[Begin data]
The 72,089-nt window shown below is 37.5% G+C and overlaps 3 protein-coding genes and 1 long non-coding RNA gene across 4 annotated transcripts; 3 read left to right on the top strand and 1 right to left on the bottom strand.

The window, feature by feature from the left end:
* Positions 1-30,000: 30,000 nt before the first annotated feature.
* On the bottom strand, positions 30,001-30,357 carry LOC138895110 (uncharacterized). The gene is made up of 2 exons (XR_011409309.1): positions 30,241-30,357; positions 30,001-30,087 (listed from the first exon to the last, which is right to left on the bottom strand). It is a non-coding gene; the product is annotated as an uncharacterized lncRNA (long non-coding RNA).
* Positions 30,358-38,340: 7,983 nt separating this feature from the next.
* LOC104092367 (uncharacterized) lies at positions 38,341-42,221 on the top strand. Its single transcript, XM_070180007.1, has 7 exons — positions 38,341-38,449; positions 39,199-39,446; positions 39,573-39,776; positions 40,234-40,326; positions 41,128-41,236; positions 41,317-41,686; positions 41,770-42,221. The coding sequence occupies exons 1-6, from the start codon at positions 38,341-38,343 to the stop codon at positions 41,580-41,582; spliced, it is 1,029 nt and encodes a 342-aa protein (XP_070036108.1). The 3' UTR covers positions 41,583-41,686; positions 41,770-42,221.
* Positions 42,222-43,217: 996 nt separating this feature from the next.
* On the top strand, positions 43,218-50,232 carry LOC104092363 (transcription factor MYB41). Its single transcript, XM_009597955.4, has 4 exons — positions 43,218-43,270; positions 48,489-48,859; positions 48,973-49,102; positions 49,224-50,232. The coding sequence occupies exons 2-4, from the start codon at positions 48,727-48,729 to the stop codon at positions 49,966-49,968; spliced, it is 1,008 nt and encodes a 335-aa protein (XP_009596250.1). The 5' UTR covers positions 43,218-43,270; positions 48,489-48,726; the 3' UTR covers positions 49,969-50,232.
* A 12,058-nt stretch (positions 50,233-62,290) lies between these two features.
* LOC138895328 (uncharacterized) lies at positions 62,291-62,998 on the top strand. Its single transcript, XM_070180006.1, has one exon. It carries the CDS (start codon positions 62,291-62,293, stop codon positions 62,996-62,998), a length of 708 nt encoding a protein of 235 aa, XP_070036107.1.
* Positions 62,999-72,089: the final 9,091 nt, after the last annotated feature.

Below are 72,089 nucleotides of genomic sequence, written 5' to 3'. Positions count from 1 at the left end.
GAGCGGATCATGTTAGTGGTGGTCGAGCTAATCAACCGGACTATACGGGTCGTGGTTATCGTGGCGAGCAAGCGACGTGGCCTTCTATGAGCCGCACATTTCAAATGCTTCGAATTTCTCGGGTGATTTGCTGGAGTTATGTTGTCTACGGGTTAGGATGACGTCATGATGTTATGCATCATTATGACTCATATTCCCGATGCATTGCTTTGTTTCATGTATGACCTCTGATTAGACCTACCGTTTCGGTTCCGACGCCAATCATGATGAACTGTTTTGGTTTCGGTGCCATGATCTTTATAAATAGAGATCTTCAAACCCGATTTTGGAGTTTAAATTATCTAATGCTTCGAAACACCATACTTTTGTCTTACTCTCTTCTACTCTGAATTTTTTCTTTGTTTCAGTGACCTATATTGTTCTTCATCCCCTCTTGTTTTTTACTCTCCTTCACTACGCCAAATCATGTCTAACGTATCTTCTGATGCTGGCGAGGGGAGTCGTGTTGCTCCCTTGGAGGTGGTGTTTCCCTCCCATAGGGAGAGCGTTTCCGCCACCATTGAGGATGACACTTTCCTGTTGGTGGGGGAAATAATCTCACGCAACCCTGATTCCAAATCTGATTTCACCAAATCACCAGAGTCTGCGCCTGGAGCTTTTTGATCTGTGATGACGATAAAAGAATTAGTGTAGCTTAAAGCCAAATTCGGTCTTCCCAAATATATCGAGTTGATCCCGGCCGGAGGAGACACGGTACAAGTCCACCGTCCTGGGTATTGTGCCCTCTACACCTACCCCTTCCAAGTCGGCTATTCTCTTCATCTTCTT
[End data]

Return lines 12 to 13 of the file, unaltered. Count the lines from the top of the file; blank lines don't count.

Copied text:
Below are 72,089 nucleotides of genomic sequence, written 5' to 3'. Positions count from 1 at the left end.
GAGCGGATCATGTTAGTGGTGGTCGAGCTAATCAACCGGACTATACGGGTCGTGGTTATCGTGGCGAGCAAGCGACGTGGCCTTCTATGAGCCGCACATTTCAAATGCTTCGAATTTCTCGGGTGATTTGCTGGAGTTATGTTGTCTACGGGTTAGGATGACGTCATGATGTTATGCATCATTATGACTCATATTCCCGATGCATTGCTTTGTTTCATGTATGACCTCTGATTAGACCTACCGTTTCGGTTCCGACGCCAATCATGATGAACTGTTTTGGTTTCGGTGCCATGATCTTTATAAATAGAGATCTTCAAACCCGATTTTGGAGTTTAAATTATCTAATGCTTCGAAACACCATACTTTTGTCTTACTCTCTTCTACTCTGAATTTTTTCTTTGTTTCAGTGACCTATATTGTTCTTCATCCCCTCTTGTTTTTTACTCTCCTTCACTACGCCAAATCATGTCTAACGTATCTTCTGATGCTGGCGAGGGGAGTCGTGTTGCTCCCTTGGAGGTGGTGTTTCCCTCCCATAGGGAGAGCGTTTCCGCCACCATTGAGGATGACACTTTCCTGTTGGTGGGGGAAATAATCTCACGCAACCCTGATTCCAAATCTGATTTCACCAAATCACCAGAGTCTGCGCCTGGAGCTTTTTGATCTGTGATGACGATAAAAGAATTAGTGTAGCTTAAAGCCAAATTCGGTCTTCCCAAATATATCGAGTTGATCCCGGCCGGAGGAGACACGGTACAAGTCCACCGTCCTGGGTATTGTGCCCTCTACACCTACCCCTTCCAAGTCGGCTATTCTCTTCATCTTCTT